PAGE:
Posts Tagged ‘’
October 15th, 2012 at 3:58 pm
THIS WEEK’s RADIO SHOW LINEUP: CFIF’s Renee Giachino Hosts “Your Turn” on WEBY Radio 1330 AM
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Join CFIF Corporate Counsel and Senior Vice President Renee Giachino today from 4:00 p.m. CDT to 6:00 p.m. CDT (that’s 5:00 p.m. to 7:00 p.m. EDT) on Northwest Florida’s 1330 AM WEBY, as she hosts her radio show, “Your Turn: Meeting Nonsense with Commonsense.”  Today’s guest lineup includes:

4:00 (CDT)/5:00 pm (EDT):  Ryan Wiggins, Field Director for American Majority Action’s Pensacola Liberty Headquarters:  Engaging Citizens in the Political Process;

4:30 (CDT)/5:30 pm (EDT):  Stephen Pociask, President, American Consumer Institute Center for Citizen Research:  Cost of Going Green and LEED;

5:00 (CDT)/6:00 pm (EDT):  Bay Buchanan, Political Strategist, Pundit and Author:  Election 2012;  and

5:30 (CDT)/6:30 pm (EDT):  Timothy Lee, CFIF: and SCOTUS Affirmative Action Case.

Listen live on the Internet here.   Call in to share your comments or ask questions of today’s guests at (850) 623-1330.

October 11th, 2012 at 5:40 pm
More Labor Strife at US Air, Yet Unions Continue to Push a Merger?
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We at CFIF have highlighted labor union leaders’  destructive efforts to force a merger between American Airlines and US Air.  We’ve also launched for weary passengers to tweet or post their disgust toward the Allied Pilots Association (APA) union whose sabotage has caused massive inconvenience for innocent American Airlines travelers.  And just last week, the Washington Times ran our commentary detailing APA’s behavior within the larger context of a history of labor union malfeasance.

In those commentaries, we noted the irony of the unions’ merger-mania, considering the fact that US Air has yet to fully integrate the new employees it acquired with its 2005 takeover of America West Airlines, including an ongoing seven-year dispute with pilots over seniority and pay scales.

Now we’re witnessing further confirmation of our point.  Leaders of the US Air flight attendants’ union plan a strike vote beginning October 31, just the latest example of the company’s poor labor relations.   For the second time this year, US Air’s flight attendants rejected a contract offer  that would have at long last placed pre-merger America West members under the same agreement as US Air’s.  Meanwhile, Laura Glading, the leader of American’s flight attendant union, maintains her support of an American-US Air merger.  Disgusted with a leader who pushes a merger with an airline that can’t even resolve its own labor ills, American flight attendants have created a Recall Laura Glading page.

Once again, this illustrates the illogic and abuse that characterizes modern unions’ overreach and destructive behavior.  That behavior continues to threaten consumers, the industry and – as demonstrated by the American flight attendants’ recall effort – union members themselves.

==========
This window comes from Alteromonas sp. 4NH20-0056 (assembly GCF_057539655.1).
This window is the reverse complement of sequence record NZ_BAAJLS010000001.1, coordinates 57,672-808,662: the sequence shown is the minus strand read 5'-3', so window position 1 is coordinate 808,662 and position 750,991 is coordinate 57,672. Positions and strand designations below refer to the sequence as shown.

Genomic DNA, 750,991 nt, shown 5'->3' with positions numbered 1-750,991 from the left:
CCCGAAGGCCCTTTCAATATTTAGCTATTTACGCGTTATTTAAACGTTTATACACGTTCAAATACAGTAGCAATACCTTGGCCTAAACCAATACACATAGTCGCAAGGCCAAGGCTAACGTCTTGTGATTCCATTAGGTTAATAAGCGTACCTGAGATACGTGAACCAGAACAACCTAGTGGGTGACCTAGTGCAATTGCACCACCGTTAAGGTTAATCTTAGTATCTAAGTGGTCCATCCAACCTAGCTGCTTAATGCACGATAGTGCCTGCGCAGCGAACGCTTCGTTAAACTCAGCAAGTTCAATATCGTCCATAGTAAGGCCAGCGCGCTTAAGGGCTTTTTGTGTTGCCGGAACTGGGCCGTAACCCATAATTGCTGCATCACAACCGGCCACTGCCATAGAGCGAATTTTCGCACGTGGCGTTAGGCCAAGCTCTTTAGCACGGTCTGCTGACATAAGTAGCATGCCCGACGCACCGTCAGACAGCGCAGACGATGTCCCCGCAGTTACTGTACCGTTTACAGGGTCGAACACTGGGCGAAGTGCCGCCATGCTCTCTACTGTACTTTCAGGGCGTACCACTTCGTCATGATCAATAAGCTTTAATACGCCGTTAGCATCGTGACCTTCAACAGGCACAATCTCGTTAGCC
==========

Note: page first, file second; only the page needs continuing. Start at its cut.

October 5th, 2012 at 9:49 am
Enough Is Enough: CFIF Launches for Travelers Frustrated by Pilot Union Misbehavior
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Enough is enough.  It’s time to shine a brighter spotlight on pilot union attempts to sabotage American Airlines.  That’s why CFIF is launching – to ensure that travelers know who’s to blame for their frustrations.  No surprise – it’s the pilots’ union, the Allied Pilots Association (APA).

From time to time over the last five months, Jeff Mazzella, Renee Giachino and I have written about the APA’s antics.  You can read most of those things here or read my op-ed in the Washington Times.  In those commentaries we’ve made each of the following points:

–          The airline industry has changed dramatically over the last couple of decades, forcing every single legacy carrier to reorganize under bankruptcy.  American was the last to do so, holding out until last year.  The cause was simple: With the highest labor costs in the industry (bar far), American needed to do something to become more competitive.

–          Accordingly, American went about negotiating with each of their nine separate labor unions, representing flight attendants, mechanics and pilots. Eight of those nine unions ratified new contracts to help their employer and provide stability for their members.

–          The lone exception of those nine unions?  It was the APA – the primary pilots’ union. The APA rejected a generous offer that included pay raises and an equity stake valued at $187,500 for each of the 8,000 union pilots (13.5% of the company’s value).

–          At the same time, the APA used US Airway’s CEO, Doug Parker, to improve their leverage with American.  The APA cut a deal with Parker in case American and US Airways were to merge – even though Parker’s own US Airways pilots have gone seven years without a contract. (Parker has said that everyone will have their cake and eat it too if he combines the airlines.  That’s unrealistic and disingenuous, but it’s a matter for a different day.)  For more on this, read my interview in the Phoenix Business Journal.

–          Ultimately, if American’s pilots stubbornly refuse to accept a new contract, they could effectively send their employer, or perhaps the entire airline industry, the way of the auto industry.  The difference this time would be that taxpayers won’t be so enthusiastic about bailing them out.

Words are no longer enough. Thousands of travelers have been disrupted by the holdout pilots’ union, and we want to afford those inconvenienced travelers an opportunity to give the pilots a piece of their mind.  That’s why we built – to give consumers a chance to tell the pilots to settle their disputes without inconveniencing the rest of us.